A few questions for the Project Discovery scientists re: gating parameters

As the subject reveals, I have a few questions for the scientists who are working with our flow cytometry data, now that I’ve been chewing through slides for a week or so. The nature of my questions are how to produce the most usable data, rather than how to score high for rewards since the two may not always be the same (i.e. always matching the parameters of a scoring template would never produce novel results).

  1. Some capsuleers have discovered that you can score 99% on a gold standard test slide if you just draw huge boxes that cover the entire slide including empty areas, as long as those boxes encapsulate the two clusters. This is sufficient to match the scoring algorithm, but does this satisfy your intent, or is it preferable to keep the gates as tight to the clusters as possible?

  2. What to do with scattered cells, outliers and cells that are uniformly distributed between clusters? Do you want every cell in a slide gated, or only those that seem to legitimately belong to a cluster? Some cells are in the vicinity of a cluster, but distant and diffuse enough that they don’t seem part of it: should they be included in the gate? A lot of times two clusters will have a diffuse halo of satellites that blend into each other: should we restrict the gates to what seems to be the un-shared boundary of each cluster, or just divide the diffuse smear of cells evenly between the two? Some slides have obvious clusters that seem to be amidst a uniform distribution of background cells that don’t seem to really be part of a cluster. Should those cells be included inside a gate anyway, or just circle the clear clusters? The underlying question behind most of this is: are you more interested in Sensitivity or Specificity?

  3. There’s a lot of different patterns in these slides, but all of the Gold Standard test slides seem to be variants of the same thing: one dense cluster at the top of the screen, and a smaller diffuse cluster at the bottom of the screen. Given that the gold standards aren’t just a test for accuracy, but a way to provide learning-feedback, why is every gold standard slide basically the same?

  4. Speaking of Gold Standard slides…some of us have come across gold standard slides that are clearly, unambiguously wrong. You’ll have a dense cluster at top and a smaller more diffuse cluster at bottom with a wide gap of completely empty space in between the two–the boundaries are unambiguous. But during the scoring stage you’ll find the gold standard gate encompasses the top cluster, reaches all the way across the large empty void and snags half of the cells from the bottom cluster, basically cutting the bottom cluster in half. Then a second gate captures the lower half of the bottom cluster. The gold standard is clearly wrong in these examples, by any definition of the term “cluster”. What is up with that?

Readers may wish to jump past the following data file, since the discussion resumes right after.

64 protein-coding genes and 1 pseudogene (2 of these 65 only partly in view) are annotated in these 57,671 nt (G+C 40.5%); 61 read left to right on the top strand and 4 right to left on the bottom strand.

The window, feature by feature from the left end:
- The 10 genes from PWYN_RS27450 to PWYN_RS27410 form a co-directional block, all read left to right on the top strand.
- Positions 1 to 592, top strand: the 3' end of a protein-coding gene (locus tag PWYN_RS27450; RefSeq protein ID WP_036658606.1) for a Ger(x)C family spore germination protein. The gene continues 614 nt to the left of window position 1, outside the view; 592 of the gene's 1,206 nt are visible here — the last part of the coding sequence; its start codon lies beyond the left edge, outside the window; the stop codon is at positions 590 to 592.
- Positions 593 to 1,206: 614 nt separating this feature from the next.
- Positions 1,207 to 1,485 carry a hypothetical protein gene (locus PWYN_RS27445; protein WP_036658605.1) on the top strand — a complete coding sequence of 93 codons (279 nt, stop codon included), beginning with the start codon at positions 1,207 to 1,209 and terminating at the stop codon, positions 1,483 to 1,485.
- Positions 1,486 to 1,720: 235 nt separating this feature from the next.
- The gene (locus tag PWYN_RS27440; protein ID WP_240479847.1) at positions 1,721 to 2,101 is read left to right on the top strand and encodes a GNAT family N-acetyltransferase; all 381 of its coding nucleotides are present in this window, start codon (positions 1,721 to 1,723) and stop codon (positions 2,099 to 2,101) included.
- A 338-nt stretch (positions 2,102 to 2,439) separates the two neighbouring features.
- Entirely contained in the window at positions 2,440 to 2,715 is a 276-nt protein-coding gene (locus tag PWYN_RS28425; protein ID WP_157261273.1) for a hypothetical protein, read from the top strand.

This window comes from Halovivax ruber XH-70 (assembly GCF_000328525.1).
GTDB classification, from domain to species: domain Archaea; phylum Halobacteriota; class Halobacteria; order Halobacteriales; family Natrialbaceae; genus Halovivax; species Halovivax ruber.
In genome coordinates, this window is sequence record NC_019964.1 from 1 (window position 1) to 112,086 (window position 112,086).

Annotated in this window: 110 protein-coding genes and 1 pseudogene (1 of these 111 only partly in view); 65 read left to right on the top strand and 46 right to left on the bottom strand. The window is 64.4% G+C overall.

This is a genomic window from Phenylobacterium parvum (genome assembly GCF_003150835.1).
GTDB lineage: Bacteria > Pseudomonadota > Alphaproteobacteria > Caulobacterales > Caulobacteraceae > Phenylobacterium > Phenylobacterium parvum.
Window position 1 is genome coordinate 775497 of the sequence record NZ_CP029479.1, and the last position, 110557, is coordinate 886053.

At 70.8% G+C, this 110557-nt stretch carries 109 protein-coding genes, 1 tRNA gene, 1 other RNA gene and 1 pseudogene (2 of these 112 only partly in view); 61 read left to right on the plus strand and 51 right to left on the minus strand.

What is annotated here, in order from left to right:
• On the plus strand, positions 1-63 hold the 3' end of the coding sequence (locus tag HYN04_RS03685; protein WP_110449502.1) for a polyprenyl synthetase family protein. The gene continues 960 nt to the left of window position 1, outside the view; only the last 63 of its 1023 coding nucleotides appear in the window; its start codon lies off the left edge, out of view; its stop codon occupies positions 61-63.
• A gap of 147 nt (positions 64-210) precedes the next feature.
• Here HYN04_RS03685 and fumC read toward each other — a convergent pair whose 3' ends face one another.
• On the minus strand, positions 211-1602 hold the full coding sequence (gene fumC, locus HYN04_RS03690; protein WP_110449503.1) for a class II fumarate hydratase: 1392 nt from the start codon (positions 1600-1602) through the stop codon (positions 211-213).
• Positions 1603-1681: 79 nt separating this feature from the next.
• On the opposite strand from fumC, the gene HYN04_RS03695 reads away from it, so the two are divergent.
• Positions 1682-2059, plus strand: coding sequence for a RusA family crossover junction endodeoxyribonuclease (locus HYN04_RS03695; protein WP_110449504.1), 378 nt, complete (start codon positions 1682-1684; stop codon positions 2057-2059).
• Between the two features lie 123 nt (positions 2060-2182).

5. I know clusters aren’t supposed to overlap, by definition. However, I’ve encountered examples of two stretched-out clusters that seem to intersect and pass through each other at right angles–like comet tails forming a cross. What is the most useful way to gate this?

I know how to get a high accuracy score (draw huge boxes that cover the entire field and include every single cell, including wide empty regions. But I’d like to know any general additional feedback you can provide on gating parameters that will be most useful for your research , in particular the issue of sensitivity vs. specificity and whether to be as inclusive as possible of all cells into a gate, or to be more exclusionary of outliers and diffusely-spread cells.


Good questions!
I am tired of taking time and logically placing boundaries where the evidence points only to be told that standard indicates something significantly different ( and sometimes wrong). Perhaps I should join the big box crowd and raise my percentages at the mere cost of producing nearly useless data. Received my Marshal from the last PD, but this one frustrates me with its Rorschach test-like mechanics.

More science, less impressions would be fine with me.


I’d like to agree with the comments above - I’d like some better worked examples of non - binary results, in order to provide a best match


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I eventually stopped doing PD because it doesn’t feel like its being supported. None of the questions people posted have received any answers that I’m aware of.

Is there a benefit having a 99,9% score?

My wife loves Project Discovery and was searching for answers to the same questions you have. She discovered this podcast transcript from the scientists and collaborators that are working on the Covid -19 project discovery data. (I have provided the podcast transcript link below)

In this transcript you can see that there really isn’t a specific set of rules for data interpretation for us data analyzers. In fact they want us to use our best judgments so as to find a pattern or something else completely they haven’t seen before. And also line up our finding with the most common interpretations to find some results from all of this data

I guess with that said, use your best judgement and do not get to hung up on what “they” are looking for. Even “they” do not know what they are looking for yet

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